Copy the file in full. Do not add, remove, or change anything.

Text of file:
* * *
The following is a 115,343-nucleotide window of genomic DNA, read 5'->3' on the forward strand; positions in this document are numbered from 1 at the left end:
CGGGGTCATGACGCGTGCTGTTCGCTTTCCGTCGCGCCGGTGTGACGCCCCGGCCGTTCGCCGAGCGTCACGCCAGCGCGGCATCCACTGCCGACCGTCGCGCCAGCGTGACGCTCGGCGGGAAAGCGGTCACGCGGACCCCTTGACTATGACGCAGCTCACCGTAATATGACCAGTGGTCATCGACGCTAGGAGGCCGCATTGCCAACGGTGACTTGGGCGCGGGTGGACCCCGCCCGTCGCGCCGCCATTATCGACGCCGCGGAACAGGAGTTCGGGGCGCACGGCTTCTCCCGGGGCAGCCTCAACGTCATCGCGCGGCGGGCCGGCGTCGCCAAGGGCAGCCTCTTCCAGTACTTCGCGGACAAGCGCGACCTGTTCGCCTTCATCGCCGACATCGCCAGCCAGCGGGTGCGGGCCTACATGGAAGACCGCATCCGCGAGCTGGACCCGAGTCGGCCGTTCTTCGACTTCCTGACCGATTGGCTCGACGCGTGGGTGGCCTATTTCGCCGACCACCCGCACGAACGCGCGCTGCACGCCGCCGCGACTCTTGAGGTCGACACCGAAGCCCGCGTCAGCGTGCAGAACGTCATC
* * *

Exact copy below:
The following is a 115,343-nucleotide window of genomic DNA, read 5'->3' on the forward strand; positions in this document are numbered from 1 at the left end:
CGGGGTCATGACGCGTGCTGTTCGCTTTCCGTCGCGCCGGTGTGACGCCCCGGCCGTTCGCCGAGCGTCACGCCAGCGCGGCATCCACTGCCGACCGTCGCGCCAGCGTGACGCTCGGCGGGAAAGCGGTCACGCGGACCCCTTGACTATGACGCAGCTCACCGTAATATGACCAGTGGTCATCGACGCTAGGAGGCCGCATTGCCAACGGTGACTTGGGCGCGGGTGGACCCCGCCCGTCGCGCCGCCATTATCGACGCCGCGGAACAGGAGTTCGGGGCGCACGGCTTCTCCCGGGGCAGCCTCAACGTCATCGCGCGGCGGGCCGGCGTCGCCAAGGGCAGCCTCTTCCAGTACTTCGCGGACAAGCGCGACCTGTTCGCCTTCATCGCCGACATCGCCAGCCAGCGGGTGCGGGCCTACATGGAAGACCGCATCCGCGAGCTGGACCCGAGTCGGCCGTTCTTCGACTTCCTGACCGATTGGCTCGACGCGTGGGTGGCCTATTTCGCCGACCACCCGCACGAACGCGCGCTGCACGCCGCCGCGACTCTTGAGGTCGACACCGAAGCCCGCGTCAGCGTGCAGAACGTCATC